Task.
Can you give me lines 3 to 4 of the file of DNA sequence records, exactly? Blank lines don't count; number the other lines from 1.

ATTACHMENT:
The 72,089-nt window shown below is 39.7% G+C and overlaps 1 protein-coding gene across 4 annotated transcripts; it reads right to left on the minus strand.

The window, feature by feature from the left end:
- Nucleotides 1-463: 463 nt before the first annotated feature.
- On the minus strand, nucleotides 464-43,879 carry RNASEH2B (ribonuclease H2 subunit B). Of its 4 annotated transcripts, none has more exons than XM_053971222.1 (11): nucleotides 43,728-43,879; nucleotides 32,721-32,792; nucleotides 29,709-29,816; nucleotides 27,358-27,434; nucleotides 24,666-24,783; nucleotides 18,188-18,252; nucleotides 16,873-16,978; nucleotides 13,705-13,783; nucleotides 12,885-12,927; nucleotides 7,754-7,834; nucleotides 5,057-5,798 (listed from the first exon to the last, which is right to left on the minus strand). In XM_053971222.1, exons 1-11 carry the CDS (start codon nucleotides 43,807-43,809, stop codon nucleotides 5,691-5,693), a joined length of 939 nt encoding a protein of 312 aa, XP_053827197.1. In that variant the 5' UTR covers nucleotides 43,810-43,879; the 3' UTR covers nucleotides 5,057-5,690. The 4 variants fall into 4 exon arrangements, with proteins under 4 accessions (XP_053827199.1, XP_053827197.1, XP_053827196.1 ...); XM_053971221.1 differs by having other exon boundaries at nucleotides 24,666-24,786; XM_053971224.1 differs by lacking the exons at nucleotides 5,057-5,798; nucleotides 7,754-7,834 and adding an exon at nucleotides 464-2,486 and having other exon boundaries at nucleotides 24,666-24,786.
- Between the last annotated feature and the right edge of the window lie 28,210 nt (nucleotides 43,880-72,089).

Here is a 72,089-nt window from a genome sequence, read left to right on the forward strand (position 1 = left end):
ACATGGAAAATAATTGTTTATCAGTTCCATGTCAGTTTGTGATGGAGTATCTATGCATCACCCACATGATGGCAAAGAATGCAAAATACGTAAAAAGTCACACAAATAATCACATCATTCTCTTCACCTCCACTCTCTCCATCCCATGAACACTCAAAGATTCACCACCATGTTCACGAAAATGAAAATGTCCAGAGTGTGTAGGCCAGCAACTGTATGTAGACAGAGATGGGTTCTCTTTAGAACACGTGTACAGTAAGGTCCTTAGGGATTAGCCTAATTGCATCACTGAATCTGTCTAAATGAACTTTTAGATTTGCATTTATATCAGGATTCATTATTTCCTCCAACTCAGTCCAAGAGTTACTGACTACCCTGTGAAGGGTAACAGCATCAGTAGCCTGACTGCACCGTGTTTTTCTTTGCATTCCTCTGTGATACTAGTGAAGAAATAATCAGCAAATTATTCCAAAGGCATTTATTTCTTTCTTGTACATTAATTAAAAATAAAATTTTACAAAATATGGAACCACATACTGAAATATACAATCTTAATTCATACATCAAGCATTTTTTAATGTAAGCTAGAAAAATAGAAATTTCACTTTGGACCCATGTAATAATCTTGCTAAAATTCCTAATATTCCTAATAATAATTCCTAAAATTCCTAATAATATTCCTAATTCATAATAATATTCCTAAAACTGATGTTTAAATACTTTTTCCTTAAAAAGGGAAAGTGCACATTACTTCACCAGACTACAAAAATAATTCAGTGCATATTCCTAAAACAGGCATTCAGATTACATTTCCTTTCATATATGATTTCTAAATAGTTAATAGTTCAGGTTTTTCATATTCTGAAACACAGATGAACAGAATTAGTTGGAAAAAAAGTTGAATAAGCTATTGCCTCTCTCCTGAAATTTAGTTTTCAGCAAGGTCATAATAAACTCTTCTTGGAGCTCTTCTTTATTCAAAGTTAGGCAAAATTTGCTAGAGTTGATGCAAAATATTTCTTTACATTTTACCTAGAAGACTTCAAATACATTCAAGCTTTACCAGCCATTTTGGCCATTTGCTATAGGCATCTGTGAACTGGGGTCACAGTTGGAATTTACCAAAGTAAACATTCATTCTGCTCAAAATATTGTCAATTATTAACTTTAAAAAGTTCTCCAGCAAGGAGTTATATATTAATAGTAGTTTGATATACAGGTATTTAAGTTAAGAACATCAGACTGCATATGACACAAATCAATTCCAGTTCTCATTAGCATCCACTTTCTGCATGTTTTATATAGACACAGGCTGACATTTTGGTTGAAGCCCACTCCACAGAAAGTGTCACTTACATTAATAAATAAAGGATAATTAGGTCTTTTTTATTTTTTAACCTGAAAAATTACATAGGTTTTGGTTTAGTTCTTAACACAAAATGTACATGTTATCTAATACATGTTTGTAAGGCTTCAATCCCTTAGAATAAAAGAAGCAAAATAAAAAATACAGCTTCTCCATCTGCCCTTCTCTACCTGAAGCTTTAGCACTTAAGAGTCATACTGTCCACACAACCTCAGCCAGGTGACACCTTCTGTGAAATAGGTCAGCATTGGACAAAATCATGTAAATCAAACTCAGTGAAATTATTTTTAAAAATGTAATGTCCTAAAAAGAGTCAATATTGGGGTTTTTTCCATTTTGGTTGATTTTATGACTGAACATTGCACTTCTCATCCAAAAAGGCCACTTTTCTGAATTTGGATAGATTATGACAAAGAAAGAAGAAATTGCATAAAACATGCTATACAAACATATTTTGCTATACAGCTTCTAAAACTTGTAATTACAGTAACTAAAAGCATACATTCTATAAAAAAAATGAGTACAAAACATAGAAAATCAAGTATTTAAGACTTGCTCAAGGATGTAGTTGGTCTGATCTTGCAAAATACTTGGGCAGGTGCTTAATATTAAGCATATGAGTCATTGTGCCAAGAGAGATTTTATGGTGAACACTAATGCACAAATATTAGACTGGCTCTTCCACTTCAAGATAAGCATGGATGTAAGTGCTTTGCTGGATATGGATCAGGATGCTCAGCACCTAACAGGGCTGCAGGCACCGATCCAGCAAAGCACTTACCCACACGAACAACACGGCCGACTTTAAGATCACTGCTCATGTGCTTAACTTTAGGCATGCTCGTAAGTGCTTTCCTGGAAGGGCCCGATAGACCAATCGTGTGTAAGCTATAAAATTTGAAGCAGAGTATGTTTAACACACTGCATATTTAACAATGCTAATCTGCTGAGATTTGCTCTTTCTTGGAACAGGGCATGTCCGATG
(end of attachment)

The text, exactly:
- Nucleotides 1-463: 463 nt before the first annotated feature.
- On the minus strand, nucleotides 464-43,879 carry RNASEH2B (ribonuclease H2 subunit B). Of its 4 annotated transcripts, none has more exons than XM_053971222.1 (11): nucleotides 43,728-43,879; nucleotides 32,721-32,792; nucleotides 29,709-29,816; nucleotides 27,358-27,434; nucleotides 24,666-24,783; nucleotides 18,188-18,252; nucleotides 16,873-16,978; nucleotides 13,705-13,783; nucleotides 12,885-12,927; nucleotides 7,754-7,834; nucleotides 5,057-5,798 (listed from the first exon to the last, which is right to left on the minus strand). In XM_053971222.1, exons 1-11 carry the CDS (start codon nucleotides 43,807-43,809, stop codon nucleotides 5,691-5,693), a joined length of 939 nt encoding a protein of 312 aa, XP_053827197.1. In that variant the 5' UTR covers nucleotides 43,810-43,879; the 3' UTR covers nucleotides 5,057-5,690. The 4 variants fall into 4 exon arrangements, with proteins under 4 accessions (XP_053827199.1, XP_053827197.1, XP_053827196.1 ...); XM_053971221.1 differs by having other exon boundaries at nucleotides 24,666-24,786; XM_053971224.1 differs by lacking the exons at nucleotides 5,057-5,798; nucleotides 7,754-7,834 and adding an exon at nucleotides 464-2,486 and having other exon boundaries at nucleotides 24,666-24,786.